Energy & Environment

House climate crisis panel outlines milestones ahead of likely dissolution

Committee Chair Kathy Castor (D-Fla.) speaks at a House Select Committee on the Climate Crisis hearing entitled 'State Perspectives on Cutting Methane Pollution' on Tuesday, June 14, 2022.
Peter Afriyie
Committee Chair Kathy Castor (D-Fla.) speaks at a House Select Committee on the Climate Crisis hearing entitled ‘State Perspectives on Cutting Methane Pollution’ on Tuesday, June 14, 2022.

The House Select Committee on the Climate Crisis, which is expected to be dissolved by a Republican House majority next year, said in a report Wednesday that nearly half of its policy recommendations have become law.

In the committee’s final report, members said that of 715 policy recommendations made in 2020, more than 300 now have force of law. Many of these provisions were part of the Bipartisan Infrastructure Law and the Inflation Reduction Act, as well as the 2022 CHIPS and Science Act and the Energy Act of 2020.

Accomplishments listed by the committee include efforts to reduce methane emissions from the fossil fuel industry and upgrades to the electrification of infrastructure. The report also mentions efforts to incorporate climate resilience into national security and military readiness.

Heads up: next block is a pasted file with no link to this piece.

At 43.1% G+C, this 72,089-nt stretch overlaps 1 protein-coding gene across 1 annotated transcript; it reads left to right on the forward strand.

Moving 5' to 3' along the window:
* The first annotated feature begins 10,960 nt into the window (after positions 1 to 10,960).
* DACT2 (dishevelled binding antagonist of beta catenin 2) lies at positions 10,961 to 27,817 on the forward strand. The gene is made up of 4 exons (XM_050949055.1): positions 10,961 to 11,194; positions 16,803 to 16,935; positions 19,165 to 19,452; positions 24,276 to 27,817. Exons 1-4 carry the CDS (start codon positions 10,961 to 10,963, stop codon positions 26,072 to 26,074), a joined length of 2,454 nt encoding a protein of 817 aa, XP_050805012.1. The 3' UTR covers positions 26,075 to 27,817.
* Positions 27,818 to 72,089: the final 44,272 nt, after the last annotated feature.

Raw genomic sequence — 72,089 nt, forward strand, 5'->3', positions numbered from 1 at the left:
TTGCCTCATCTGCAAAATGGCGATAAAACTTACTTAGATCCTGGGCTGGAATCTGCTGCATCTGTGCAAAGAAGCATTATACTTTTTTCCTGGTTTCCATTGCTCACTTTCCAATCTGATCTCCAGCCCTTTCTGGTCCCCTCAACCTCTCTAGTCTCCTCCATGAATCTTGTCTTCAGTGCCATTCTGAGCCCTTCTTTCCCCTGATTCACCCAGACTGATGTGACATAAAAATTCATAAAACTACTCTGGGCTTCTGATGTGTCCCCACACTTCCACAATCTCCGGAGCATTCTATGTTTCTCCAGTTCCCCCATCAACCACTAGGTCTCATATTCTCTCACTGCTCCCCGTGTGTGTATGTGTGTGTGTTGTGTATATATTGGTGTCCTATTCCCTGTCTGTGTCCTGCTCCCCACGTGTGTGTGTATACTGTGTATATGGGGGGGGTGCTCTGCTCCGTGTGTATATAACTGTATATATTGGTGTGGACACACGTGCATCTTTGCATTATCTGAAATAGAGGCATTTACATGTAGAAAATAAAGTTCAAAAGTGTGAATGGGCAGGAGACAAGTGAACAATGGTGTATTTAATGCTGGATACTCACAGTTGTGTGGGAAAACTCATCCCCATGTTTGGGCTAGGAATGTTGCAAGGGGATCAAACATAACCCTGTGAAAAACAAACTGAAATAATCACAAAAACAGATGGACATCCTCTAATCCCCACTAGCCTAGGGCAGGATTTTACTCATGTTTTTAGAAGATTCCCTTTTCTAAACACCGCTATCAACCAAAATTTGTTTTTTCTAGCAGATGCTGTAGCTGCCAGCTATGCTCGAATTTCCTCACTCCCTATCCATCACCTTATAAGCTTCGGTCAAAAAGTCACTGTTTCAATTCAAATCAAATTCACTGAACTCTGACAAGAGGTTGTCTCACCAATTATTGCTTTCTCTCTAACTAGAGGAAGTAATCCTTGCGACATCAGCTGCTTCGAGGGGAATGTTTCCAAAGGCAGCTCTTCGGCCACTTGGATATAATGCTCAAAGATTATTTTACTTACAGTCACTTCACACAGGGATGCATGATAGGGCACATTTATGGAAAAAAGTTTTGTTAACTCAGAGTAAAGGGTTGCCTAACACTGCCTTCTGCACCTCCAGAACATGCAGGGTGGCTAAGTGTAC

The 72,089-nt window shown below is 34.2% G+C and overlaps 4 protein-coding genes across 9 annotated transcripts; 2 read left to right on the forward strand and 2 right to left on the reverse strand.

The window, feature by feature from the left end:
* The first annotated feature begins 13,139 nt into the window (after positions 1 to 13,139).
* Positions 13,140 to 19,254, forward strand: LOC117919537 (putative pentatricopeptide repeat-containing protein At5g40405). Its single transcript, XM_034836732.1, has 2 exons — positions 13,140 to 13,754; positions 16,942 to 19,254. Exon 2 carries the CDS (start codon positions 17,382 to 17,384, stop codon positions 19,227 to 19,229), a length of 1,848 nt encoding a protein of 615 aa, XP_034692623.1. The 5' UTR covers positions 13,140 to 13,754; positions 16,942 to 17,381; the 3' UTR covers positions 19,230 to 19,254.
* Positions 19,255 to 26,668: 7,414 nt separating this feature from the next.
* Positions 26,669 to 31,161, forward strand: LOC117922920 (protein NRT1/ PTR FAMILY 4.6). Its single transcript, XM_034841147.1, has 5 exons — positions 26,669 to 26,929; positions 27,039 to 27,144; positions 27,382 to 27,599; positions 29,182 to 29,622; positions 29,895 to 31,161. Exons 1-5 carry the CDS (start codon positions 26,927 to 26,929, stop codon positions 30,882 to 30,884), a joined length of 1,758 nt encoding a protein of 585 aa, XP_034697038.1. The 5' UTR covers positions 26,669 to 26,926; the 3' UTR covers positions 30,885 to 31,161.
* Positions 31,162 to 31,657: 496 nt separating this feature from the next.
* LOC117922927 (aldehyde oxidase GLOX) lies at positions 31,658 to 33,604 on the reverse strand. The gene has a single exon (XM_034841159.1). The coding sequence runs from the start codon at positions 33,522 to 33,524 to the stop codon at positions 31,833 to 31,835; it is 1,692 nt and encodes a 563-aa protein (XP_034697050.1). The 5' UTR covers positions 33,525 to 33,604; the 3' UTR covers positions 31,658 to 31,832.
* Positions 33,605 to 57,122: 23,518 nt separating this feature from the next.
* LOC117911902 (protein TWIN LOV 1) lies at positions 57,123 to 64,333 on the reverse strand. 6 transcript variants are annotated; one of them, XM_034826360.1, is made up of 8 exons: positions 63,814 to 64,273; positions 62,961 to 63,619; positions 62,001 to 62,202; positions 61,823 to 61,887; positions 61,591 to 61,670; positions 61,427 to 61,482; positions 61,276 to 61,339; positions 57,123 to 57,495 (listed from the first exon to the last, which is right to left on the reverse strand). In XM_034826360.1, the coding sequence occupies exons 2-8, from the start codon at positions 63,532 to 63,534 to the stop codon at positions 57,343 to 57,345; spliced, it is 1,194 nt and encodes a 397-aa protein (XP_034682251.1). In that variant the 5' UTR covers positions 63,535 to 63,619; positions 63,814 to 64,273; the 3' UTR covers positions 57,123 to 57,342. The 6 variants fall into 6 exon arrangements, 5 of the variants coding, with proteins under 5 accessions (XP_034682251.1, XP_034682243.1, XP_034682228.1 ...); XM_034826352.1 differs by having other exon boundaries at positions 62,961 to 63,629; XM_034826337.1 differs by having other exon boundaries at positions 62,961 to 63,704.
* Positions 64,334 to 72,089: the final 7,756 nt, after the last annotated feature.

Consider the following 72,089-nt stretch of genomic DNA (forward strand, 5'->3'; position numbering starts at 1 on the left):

The committee also outlined what it called future opportunities that remain undone, including a broader strategy for transmission of the increased electricity required for the greater number of electric vehicles on the road. It also calls for reforms to mining laws to overhaul the process of extracting critical minerals for decarbonization.

“Under the leadership of Speaker Pelosi, we’ve turned more than 300 of the recommendations in our Climate Crisis Action Plan into law – and we’re ready to keep our foot on the electric pedal and keep making progress on solving the climate crisis,” Chairwoman Kathy Castor (D-Fla.) said in a statement. “As House Republicans prepare to dismantle our climate committee, our progress and new report should inspire Americans to continue the fight for cleaner, cheaper energy and more resilient communities – guided by science, rooted in justice, and powered by American workers.”

The new GOP majority in the chamber is expected to dismantle the panel in January. The office of Rep. Garret Graves (La.), the top Republican on the panel, told The Hill in November, “We don’t see a scenario where the ‘Climate Crisis Committee,’ a creature of Pelosi, will continue to exist.”

The Republican “Commitment to America” plan released ahead of the midterm election called for increased fossil fuel production and hydropower, while incoming House Natural Resources Committee Chairman Bruce Westerman (R-Ark.) has said he doesn’t want to “get boxed in” focusing on climate change on the panel.

Tags Bruce Westerman Garret Graves Kathy Castor

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